I made plans, starting in December, to travel back to the American Southwest for this summer. Those plans included upgrading my car, I recently purchased a Prius (yes you can make fun of me for that, but the gas mileage is perfect for this trip), trying to spend more time and using less money. Part of this trip was to show my younger sister the desert, she had never been to this area either. It also made for a nice graduation present as well. In the intervening months, I've basically used Instagram as a travel guide, spending countless minutes looking at what I thought was interesting and beautiful and making notes of where these locations were. Armed with a list of over 100 places, I started really sitting down to plan this in April. I had a handful of places that I wanted to go, Grand Canyon, Zion, Joshua Tree, Death Valley, Yosemite, Crater Lake, Vancouver, Yellowstone, just to name a few. I guess it is time to say that I have a weird affinity for National Parks, they are treasures! So far this year, I've been to 10 parks before making this trip. I told my students that I was hoping to make it to 15 before the end of the year and I think that is going to happen. The plan was to spend about two months traveling and seeing if I could visit these for more than just the passport stamp quality visit. The day finally arrived that we were ready to take off.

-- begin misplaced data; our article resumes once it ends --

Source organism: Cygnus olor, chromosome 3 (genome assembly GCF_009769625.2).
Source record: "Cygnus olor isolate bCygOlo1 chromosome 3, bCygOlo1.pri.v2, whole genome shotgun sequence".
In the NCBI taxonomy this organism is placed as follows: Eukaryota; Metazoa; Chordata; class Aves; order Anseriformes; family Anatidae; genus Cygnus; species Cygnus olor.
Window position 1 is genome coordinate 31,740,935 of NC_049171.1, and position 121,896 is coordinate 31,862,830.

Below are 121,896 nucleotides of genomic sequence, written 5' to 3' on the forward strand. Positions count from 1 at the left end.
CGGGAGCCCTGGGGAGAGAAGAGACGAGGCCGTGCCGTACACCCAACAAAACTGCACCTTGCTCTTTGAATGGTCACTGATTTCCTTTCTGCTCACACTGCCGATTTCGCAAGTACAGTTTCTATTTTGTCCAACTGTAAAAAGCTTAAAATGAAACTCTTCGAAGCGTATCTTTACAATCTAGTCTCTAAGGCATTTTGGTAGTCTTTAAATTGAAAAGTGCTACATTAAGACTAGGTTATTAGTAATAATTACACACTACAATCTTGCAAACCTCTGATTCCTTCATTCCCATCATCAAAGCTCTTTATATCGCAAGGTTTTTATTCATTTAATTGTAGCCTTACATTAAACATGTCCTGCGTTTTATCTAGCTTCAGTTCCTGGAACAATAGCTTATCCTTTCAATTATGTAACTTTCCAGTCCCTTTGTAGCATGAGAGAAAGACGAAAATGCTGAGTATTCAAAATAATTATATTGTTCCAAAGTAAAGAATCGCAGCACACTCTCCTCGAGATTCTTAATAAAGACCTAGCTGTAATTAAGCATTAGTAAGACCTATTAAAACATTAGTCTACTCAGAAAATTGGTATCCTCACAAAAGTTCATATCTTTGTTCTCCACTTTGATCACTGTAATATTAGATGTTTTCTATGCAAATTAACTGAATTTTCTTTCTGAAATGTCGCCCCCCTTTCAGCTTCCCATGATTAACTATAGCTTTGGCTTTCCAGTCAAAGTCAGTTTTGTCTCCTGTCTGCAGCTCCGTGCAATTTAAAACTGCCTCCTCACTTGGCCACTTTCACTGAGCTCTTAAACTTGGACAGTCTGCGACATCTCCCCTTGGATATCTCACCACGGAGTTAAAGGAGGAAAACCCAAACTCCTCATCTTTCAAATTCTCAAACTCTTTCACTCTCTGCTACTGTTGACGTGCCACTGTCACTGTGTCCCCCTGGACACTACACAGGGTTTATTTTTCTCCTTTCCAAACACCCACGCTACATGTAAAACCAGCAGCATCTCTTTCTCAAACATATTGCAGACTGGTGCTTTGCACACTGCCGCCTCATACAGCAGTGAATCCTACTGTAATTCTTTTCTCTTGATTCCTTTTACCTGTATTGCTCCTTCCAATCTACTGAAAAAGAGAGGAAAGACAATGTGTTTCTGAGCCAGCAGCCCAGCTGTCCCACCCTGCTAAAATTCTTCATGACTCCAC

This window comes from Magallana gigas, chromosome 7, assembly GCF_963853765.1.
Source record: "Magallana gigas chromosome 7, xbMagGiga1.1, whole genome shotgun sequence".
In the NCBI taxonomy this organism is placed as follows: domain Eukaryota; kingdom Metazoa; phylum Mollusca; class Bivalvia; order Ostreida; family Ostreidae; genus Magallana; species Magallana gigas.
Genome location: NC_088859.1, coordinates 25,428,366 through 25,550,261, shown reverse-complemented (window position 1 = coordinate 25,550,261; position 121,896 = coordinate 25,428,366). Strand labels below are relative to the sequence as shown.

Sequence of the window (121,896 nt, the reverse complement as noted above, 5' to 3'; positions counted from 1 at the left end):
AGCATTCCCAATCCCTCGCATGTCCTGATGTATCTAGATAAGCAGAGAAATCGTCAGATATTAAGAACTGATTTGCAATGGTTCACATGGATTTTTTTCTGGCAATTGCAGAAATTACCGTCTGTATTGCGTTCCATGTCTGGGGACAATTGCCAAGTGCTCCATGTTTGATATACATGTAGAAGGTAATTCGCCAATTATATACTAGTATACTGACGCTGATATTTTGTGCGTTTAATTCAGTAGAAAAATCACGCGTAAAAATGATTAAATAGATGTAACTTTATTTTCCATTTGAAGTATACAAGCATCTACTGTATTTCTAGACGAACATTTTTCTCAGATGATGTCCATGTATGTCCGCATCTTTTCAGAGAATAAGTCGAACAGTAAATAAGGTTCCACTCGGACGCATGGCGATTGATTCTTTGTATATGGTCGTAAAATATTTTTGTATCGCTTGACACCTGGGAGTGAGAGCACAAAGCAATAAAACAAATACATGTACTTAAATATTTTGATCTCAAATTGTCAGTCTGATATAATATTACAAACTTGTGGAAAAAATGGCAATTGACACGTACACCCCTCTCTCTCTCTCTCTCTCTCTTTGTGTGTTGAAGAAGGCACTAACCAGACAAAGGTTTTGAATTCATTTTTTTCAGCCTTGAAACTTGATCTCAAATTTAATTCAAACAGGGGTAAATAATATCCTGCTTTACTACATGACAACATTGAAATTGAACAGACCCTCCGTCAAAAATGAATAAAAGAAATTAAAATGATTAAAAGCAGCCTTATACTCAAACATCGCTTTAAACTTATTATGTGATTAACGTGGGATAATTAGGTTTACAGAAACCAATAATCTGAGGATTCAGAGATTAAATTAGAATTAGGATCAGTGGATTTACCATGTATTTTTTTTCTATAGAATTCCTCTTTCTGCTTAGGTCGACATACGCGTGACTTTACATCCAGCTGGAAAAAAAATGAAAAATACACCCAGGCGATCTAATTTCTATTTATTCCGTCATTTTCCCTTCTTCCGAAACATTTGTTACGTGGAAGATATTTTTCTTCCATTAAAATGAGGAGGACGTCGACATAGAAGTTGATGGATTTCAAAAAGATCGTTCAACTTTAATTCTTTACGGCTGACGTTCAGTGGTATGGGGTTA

For the first leg, the plan is to go from Knoxville, Tennessee Monday, travel to Reelfoot Lake in the top corner of the state, then make it to Zion in Utah by Thursday. I realize that this is a tall order because of the close to 2,000 mile difference. My sister is with me for the first two weeks, and I promised her that we would go to Zion, Grand Canyon, and I might have found that I want to go to the Grand Escalante before dropping her off at Las Vegas. I've then got another week to make it to Joshua Tree, before having to take a week off from travel for work. That effectively ends the first leg of this trip. So when Monday came it seemed like it was almost a dream. Those months of thinking and planning seemed to all of a sudden hit at once and it was this moment of realizing that we were actually about to do this that it was hard to believe that it was happening.